Need advice on horn throat modification

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Hi All,

At the moment I'm experimenting with a axisymetric horn on a coax driver, which is an off the shelf device. The device is quite loud (it's intended for PA use), but is way too harsh to me to be usable.
I've dismantled the device to check on the design (see attached picture) And I've found one thing which could certainly be the cause of some problems. The throat of the horn has a quite large (38mm wide, 45mm height) piece which is almost straight, this is the part which goes through the magnet of the LF driver. Then the real horn starts with a quite abrupt bent, all possible HOM generators.

My idea was to create (having it tooled from aluminium) a throatpiece which turns the original throat (black line) into the modified throat (red line), basically narrowing the throat entrance so it can expand to the horn flare.

I have run some BEM simulations on this, as seen in the picture, and the results look quite promising, smoother FR, smoother off axis response and even higher output.

My question is: before I get the piece tooled, which will obviously cost some money, I would like to know if I am really missing something here and if it, for some reason is a very bad idea to do this. (compression, distortion, heat, diafragma destruction etc.)

many thanks in advance,


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Actually, the phase plug looks pretty complex (the HF is a coax driver itself), so I really wouldn't know what it exactly does and how to model this. The simulations I've made now are based on the assumption that there is a plane wave at the exit of the HF driver (the blue line in the picture).
By trial and error I have found that the current "throat plug" design gives the best results. This means that the center hole of the throatplug rises 2mm from the sides. I am aware of the fact that the very sharp corner which follows can create HOM etc. but when I simulate a rounder corner the results are worse.
Any thought about the extra compression factor? would this be bad or good?


Joined 2003
Smaller throat = higher LF, HF corner, ergo its entire gain BW is shifted higher and the higher compression will roll off its extreme HF, so the net increase is a a bit flatter, narrower BW. The trade-off is a less damped system with a higher tuning impedance and increased excursion, so now you ideally need to decrease its rear chamber Vb since this once straight pipe was part (all?) of the HF filter chamber Vb, so the net increase is ~the same Fr, HF response except with a higher F3, Fc, requiring XO adjustment and maybe it no longer matching well to the woofer section.

Then there's the issue of how these changes will affect the phase plug's performance which IME can include the apertures closing up due to high acoustic resistance, rolling off its LF, so my 'knee-jerk' response is this mod will cause more potential problems than it solves and may cause premature diaphragm failure in a prosound app. For a HIFI app, a foam insert/tweaking the XO is a much better solution IME.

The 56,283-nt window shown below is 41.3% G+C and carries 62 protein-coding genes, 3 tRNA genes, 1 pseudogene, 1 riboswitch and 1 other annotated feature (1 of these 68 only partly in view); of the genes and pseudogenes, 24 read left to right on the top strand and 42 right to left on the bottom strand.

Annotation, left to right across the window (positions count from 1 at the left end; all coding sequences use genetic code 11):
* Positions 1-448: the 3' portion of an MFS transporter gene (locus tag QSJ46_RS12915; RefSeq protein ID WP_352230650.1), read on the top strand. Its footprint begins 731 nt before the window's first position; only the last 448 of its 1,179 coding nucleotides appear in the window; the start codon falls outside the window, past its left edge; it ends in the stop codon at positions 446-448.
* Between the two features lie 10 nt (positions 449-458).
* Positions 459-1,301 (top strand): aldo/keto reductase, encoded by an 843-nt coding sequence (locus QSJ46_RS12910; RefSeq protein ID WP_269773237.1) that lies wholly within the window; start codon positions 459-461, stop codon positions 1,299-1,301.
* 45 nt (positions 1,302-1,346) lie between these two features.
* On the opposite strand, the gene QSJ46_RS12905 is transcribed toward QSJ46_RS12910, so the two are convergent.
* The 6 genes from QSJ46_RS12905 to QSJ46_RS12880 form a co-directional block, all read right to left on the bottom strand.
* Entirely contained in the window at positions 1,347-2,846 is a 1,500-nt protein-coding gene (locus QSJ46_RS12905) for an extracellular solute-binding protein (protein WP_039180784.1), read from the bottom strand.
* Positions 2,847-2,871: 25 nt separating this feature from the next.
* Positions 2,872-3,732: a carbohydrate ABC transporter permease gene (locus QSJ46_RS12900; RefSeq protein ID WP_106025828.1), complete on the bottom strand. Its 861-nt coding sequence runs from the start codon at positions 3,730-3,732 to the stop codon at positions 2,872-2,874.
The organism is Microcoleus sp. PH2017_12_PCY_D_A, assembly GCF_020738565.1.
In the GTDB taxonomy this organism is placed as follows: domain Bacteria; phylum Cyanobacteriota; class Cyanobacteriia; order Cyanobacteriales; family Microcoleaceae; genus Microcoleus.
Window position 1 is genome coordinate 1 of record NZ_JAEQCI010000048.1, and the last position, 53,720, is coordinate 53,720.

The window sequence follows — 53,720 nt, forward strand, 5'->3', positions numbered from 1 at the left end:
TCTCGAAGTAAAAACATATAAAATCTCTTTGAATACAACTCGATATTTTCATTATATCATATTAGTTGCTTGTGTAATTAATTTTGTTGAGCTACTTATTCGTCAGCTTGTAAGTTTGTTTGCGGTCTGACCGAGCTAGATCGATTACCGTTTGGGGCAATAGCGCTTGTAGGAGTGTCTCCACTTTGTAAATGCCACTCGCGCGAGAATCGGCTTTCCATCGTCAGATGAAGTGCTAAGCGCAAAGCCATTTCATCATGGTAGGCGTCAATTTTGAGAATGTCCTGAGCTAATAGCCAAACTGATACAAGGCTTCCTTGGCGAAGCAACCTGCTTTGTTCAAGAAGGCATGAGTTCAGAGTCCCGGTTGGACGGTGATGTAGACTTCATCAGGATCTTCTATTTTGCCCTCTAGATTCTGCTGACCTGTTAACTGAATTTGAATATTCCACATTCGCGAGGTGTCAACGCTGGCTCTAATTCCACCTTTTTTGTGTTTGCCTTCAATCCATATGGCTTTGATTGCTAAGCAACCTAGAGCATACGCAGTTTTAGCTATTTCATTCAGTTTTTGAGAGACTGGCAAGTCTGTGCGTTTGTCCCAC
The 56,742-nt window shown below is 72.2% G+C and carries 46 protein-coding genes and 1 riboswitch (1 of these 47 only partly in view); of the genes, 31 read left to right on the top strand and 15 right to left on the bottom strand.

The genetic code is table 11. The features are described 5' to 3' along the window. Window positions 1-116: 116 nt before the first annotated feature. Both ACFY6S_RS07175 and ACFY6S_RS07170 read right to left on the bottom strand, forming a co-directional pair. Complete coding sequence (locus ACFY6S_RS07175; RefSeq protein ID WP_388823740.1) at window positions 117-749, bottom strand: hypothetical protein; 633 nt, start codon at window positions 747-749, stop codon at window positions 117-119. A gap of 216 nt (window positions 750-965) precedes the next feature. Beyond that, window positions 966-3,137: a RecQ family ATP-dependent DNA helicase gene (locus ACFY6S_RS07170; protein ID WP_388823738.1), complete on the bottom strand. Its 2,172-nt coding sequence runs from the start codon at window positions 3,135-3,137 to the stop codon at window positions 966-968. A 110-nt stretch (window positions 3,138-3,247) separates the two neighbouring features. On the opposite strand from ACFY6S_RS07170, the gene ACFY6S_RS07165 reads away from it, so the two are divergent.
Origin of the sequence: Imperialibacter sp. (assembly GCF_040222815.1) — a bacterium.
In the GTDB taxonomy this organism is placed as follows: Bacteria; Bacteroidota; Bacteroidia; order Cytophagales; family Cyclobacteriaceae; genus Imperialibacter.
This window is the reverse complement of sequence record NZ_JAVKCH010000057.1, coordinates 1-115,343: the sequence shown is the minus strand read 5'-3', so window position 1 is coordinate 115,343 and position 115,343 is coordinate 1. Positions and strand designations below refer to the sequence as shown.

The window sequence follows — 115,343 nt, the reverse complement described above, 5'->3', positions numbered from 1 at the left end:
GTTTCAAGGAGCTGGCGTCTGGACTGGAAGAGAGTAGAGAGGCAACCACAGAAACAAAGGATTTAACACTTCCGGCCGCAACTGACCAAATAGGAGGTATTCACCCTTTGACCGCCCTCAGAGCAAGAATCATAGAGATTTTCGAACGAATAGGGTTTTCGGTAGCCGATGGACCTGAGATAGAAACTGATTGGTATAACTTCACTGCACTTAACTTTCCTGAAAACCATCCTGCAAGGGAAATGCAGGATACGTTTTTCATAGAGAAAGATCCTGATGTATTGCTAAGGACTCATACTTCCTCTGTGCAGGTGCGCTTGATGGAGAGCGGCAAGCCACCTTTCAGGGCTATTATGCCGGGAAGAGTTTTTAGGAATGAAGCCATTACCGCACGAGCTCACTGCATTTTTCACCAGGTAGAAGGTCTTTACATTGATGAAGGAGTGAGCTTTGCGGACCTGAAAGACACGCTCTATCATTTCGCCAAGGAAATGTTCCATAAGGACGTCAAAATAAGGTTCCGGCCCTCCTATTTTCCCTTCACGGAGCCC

Only one way to know for sure though.

Ahhh... a BMS unit. I see what you are saying.

What I am wondering is what the distance between the rear of the horn and the phase plug?

Do you have a jpeg of the disassembled unit?

You might find that a flat rear to the piece that you are making is not correct, depending on the geometry of the exit of phase plug...

But, if it ends up making that HF response flatter, then it is all good! :D

See the attached picture for a schematic drawing. The "throatpiece" won't be flat at the bottom, but will rise 2mm to the centre. This is empirically based on the BEM simulations I've run.

I've also did ALOT of measurements with different sorts of felt/wool/30ppi reticulated foam (Geddes) at several locations all around the horn. My initial goal was to open up the angle at >8kHz with the foam , because I read some old patent (not Geddes) about doing this. I actually could measure delay differences with/without foam inserted, and I wanted to delay more to the outside of the horn. that didn't work (now I understand why, the gain effects counteract the delay effect).
What I did find was that the horn sounded much smoother with the foam (30ppi), but I lost way to much gain in th HF (10dB @ 10kHz). Later on I read a post from Geddes saying that the more HOM a horn has, the more you loose at the HF, so I guess this one is pretty bad...

In the end the hornshape is just not very good, but I like the coax concept with the 12". So when this thoatpiece will work out fine, I will design a complete new horn for the driver combination and have it tooled from aluminium. (yeah probably expensive, but R&D just will cost money...)


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The throat piece as you have shown is likely to introduce substantial diffraction artifacts. I don't know what the actual geometry in there is, but the key is to make extremely smooth and clean transitions, and to have zero discontinuities in slope of the walls of the horn... of course maybe the drawing is just very crude and the actual piece will be ok. No way to know from here.

I don't exactly buy the explanation the Geddes applies here, but who knows, he is a PhD and I am not.
Please see the picture attached. I created the curve for the throatpiece with a 5th order bezier curve, giving me the possibillity to exactly match the horn angle and the dimensions.

If you look at the graph's, axidriver predicts that the horn with the throatpiece (red curve) will have more output above +-1,2kHz than the horn without the throatpiece (green curve). Below 1,2kHz the output suffers, which is fine because I'll be crossing it at 1,3kHz.


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